"Altruistica": Seeking a return to full financial disclosure and regulatory oversight. A financial market analysis blog for "entertainment purposes" only by an experienced CFA seeking new hedge fund engagements for investment writing and analysis. The author has experience investing internationally, running a hedge fund, making angel investments, and helping launch five startup companies. Investors should do their own due diligence.

10 January 2007

Margin Debt is now back to bubble levels

, according to Minyanville. The Wall Street Journal recently ran a story on the high levels of margin debt at firms tracked by the New York Stock Exchange. With a big month-to-month jump, debt rose to $270 billion, which is a level eclipsed only by March 2000 - the height of bubble-mania in U.S. equities. Scary stuff, but unfortunately the Journal didn’t drill down one more layer, which changes the picture considerably.

The NYSE doesn’t just track the liabilities sitting in brokerage accounts (margin debt), but that’s all that ever gets reported. Unbeknownst to most, the NYSE also tracks assets called free credits. This is money available for customers to withdraw, which is accumulated when customers deposit funds or sell stocks. The chart above shows the comparison in these figures between now and the bubble years.

Hungry Investors Boost Margin Debt
January 2, 2007; Page R15

A rising stock market encouraged investors to go into debt to trade stocks, leading to an increase in the level of so-called margin debt in 2006. Such debt is accumulated by investors who trade "on margin" with funds borrowed from their brokers. As tracked by the New York Stock Exchange, margin debt rose to $270.52 billion in November from $221.66 billion at the end of 2005, the first time in more than six years that margin debt has topped $270 billion. December numbers will be available later this month.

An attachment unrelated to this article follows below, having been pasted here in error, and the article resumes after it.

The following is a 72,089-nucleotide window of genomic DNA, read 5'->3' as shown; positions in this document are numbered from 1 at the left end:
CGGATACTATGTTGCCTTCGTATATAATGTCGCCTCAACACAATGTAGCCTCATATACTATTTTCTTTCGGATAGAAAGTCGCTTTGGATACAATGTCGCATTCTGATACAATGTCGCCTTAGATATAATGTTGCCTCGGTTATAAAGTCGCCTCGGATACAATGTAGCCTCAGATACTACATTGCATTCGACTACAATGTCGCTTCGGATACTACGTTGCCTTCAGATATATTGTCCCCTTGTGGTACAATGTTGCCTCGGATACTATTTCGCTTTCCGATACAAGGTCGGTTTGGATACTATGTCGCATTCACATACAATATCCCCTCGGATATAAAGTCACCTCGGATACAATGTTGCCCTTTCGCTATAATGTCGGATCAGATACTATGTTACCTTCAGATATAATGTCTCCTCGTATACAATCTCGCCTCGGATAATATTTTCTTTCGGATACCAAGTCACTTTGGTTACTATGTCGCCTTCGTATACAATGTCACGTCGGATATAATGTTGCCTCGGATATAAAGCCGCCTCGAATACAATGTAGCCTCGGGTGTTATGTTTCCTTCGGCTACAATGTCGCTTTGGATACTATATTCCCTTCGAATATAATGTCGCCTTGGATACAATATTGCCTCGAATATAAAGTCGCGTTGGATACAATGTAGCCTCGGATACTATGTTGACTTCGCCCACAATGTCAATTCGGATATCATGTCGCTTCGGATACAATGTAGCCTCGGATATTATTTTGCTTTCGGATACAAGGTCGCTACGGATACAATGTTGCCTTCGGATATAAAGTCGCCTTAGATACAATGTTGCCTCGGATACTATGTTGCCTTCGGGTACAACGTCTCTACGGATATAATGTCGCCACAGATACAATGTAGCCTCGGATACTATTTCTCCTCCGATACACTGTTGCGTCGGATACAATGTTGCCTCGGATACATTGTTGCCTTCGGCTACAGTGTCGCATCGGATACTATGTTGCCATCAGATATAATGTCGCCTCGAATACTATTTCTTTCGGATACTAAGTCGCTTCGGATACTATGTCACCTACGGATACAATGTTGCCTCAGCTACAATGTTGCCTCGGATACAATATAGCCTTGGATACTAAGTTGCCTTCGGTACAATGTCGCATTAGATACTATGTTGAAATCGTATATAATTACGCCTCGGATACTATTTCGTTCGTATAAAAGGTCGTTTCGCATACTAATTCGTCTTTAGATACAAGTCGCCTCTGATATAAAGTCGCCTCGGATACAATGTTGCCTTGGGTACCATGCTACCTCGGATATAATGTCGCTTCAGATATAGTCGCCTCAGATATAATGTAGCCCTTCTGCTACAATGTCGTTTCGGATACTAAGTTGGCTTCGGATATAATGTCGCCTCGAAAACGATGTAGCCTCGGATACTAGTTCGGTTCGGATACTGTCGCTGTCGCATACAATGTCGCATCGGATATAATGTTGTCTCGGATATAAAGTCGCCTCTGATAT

That 22% increase left margin debt not far from the record of $278.53 billion, reached in March 2000 as the Nasdaq Composite Index was setting a record high. Last year's rise in margin debt occurred against a bullish backdrop for stocks, with widely followed market indexes notching double-digit percentage gains. Market analysts track margin-debt activity as an indication of investors' appetite for speculative trading.

A potential pitfall for those trading on margin is a sharp decline in stock prices, which can expose investors to margin calls, requiring them to post additional collateral or see their brokers sell their securities. Some market watchers consider high levels of margin debt worrisome because a wave of margin calls triggered by a sharp market decline could exacerbate the selling pressure on stocks.

Of Course, Collateralized Debt Issuance is Soaring
Collateralised debt issuance jumps
Financial Times, By Gillian Tett and Paul J Davies in London,January 11 2007 22:14
The issuance of securities linked to debt portfolio funds, known as collateralised debt obligations, swelled dramatically last year – a trend that could be helping to prolong the easy conditions in credit markets. Some estimates of activity in this notoriously opaque sector suggest that more than $2,500bn of were issued last year. That was six times higher than in 2004, according to the Bank for International Settlements.


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